Designing my Dream

Designing my Dream

Designing My Dream

Designer Diary by Sandy Petersen: Terror Paths & Invasion of the Brood

By Sandy Petersen

I have a lot of nightmares. This is no doubt at least in part because I watch a lot of horror movies, and read H. P. Lovecraft. Makes sense, no?

Now, when I’m actually experiencing a nightmare, it’s not fun. But when I wake up the next morning – or sometimes in the middle of the night because it was too scary. Or because my wife shook me awake because I was crying out. Well anyway, when I wake up the next morning, I frequently remember the nightmares. And sometimes they are useful to me. Many of the levels I created for Doom and Quake were inspired by an event in a nightmare.

But on rare occasions, an entire creation is based on one of my dreams of nightmares. Let me give you two examples of this.

I have been working on the game Call of Cthulhu: Terror Paths for the last two years. One of the maps in that game is of the Starry Wisdom Chapel, and I’d created three adventures taking place there. I felt I was done with the Chapel for the moment.

But then, a few nights ago, I had a dream in which I and my wife were visiting an old church, and she was kidnapped. In the dream, I had to search the church to find her, and over the course of the dream it morphed from an ordinary nightmare into an overlap with my ongoing work on Terror Paths scenarios. So in the dream, I was not only seeking my wife, but I was also designing the scenario, even remodeling the church to make the search more interesting as a game. For those who are worried, I did eventually find and rescue her in the dream. She was tied up in a secret compartment in the basement.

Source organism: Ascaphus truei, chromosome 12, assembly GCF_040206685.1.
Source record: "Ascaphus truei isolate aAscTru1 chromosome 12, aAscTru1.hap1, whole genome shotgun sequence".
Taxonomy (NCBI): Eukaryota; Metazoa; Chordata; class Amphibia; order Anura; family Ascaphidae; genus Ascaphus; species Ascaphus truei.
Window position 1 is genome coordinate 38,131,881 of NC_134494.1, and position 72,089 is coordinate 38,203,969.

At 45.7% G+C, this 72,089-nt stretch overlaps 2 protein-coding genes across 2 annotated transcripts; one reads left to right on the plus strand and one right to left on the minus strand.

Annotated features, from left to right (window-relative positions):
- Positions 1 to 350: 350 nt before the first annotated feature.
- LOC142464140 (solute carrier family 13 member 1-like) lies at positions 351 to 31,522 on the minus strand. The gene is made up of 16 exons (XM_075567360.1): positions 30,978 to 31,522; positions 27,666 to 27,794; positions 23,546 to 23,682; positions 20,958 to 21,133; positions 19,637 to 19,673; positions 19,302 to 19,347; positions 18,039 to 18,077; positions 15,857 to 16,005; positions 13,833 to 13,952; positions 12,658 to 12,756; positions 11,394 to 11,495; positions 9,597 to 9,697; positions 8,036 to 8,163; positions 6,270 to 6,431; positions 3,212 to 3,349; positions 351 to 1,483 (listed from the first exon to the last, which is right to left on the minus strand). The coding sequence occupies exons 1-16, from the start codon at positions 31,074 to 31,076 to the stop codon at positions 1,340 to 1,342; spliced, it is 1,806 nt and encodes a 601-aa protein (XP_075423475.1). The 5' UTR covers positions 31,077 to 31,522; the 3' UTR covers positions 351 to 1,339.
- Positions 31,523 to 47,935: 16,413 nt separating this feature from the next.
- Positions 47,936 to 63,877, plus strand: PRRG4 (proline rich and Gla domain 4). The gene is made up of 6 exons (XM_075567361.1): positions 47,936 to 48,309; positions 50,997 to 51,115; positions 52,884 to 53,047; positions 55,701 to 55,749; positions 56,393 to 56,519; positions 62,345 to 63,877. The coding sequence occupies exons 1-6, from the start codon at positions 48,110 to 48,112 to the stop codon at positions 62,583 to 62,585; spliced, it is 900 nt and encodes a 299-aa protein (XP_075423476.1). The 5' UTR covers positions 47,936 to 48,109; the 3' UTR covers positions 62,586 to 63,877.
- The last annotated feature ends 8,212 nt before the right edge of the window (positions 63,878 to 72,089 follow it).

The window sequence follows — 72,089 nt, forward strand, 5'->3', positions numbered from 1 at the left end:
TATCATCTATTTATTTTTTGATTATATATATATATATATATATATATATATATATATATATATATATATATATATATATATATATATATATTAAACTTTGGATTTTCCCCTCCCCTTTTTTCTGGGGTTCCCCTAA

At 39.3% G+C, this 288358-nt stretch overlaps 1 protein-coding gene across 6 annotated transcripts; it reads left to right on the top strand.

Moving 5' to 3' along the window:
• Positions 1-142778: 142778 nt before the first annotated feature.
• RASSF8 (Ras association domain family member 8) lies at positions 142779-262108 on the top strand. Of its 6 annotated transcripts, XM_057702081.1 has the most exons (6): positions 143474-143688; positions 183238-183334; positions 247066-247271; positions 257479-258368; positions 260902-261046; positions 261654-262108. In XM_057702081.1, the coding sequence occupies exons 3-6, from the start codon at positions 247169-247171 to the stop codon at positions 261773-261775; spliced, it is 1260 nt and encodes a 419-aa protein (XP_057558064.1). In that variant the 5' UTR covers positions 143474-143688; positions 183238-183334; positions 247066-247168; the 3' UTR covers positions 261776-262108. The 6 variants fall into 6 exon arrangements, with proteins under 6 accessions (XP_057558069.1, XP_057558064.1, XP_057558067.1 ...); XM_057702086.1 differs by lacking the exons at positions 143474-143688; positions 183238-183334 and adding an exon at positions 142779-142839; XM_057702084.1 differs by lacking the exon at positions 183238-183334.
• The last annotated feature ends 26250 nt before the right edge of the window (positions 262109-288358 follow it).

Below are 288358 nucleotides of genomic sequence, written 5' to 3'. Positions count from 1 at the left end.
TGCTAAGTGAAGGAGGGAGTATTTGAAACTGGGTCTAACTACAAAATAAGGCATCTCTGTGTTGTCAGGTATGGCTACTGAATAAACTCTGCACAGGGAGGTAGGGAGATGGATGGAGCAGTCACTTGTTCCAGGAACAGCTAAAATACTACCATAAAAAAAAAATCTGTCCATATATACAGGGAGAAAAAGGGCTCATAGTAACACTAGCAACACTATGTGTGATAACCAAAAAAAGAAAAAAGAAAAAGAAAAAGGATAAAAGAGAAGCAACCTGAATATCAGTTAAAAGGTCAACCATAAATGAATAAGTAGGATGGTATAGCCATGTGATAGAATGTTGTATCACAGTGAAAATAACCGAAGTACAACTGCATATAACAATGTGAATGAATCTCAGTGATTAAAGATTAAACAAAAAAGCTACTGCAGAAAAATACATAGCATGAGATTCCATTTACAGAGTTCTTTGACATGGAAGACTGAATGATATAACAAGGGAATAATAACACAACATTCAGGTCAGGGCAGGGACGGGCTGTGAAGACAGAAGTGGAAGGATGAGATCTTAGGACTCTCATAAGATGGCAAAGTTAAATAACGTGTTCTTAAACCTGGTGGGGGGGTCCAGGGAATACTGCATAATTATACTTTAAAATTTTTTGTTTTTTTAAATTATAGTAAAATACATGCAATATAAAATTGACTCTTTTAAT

But when I woke up, I realized that my dream self had created a solitaire adventure for Terror Paths. So that day I started implementing an adventure in which a lone hero seeks a kidnapped wife in the Starry Wisdom chapel. The adventure is not identical to the dream. For one thing, my map of the Starry Wisdom church doesn’t have a basement for her to be imprisoned inside – the map emphasizes the church spire. The dream is a launching point, not a blueprint. When I get stuck I do review the dream to see if there is something else to draw from to stimulate my decision.
But there you have it. I have a whole Terror Paths scenario, and lo and behold it came from a dream.

In the spring of 2019, I had a dream in which I was designing a two player game about an alien invasion of Earth. This was not like any other game I’d designed. In the dream, the alien was one of my oldest creations – the Broodmaster – an alien I invented when I was only 13 years old. In this game,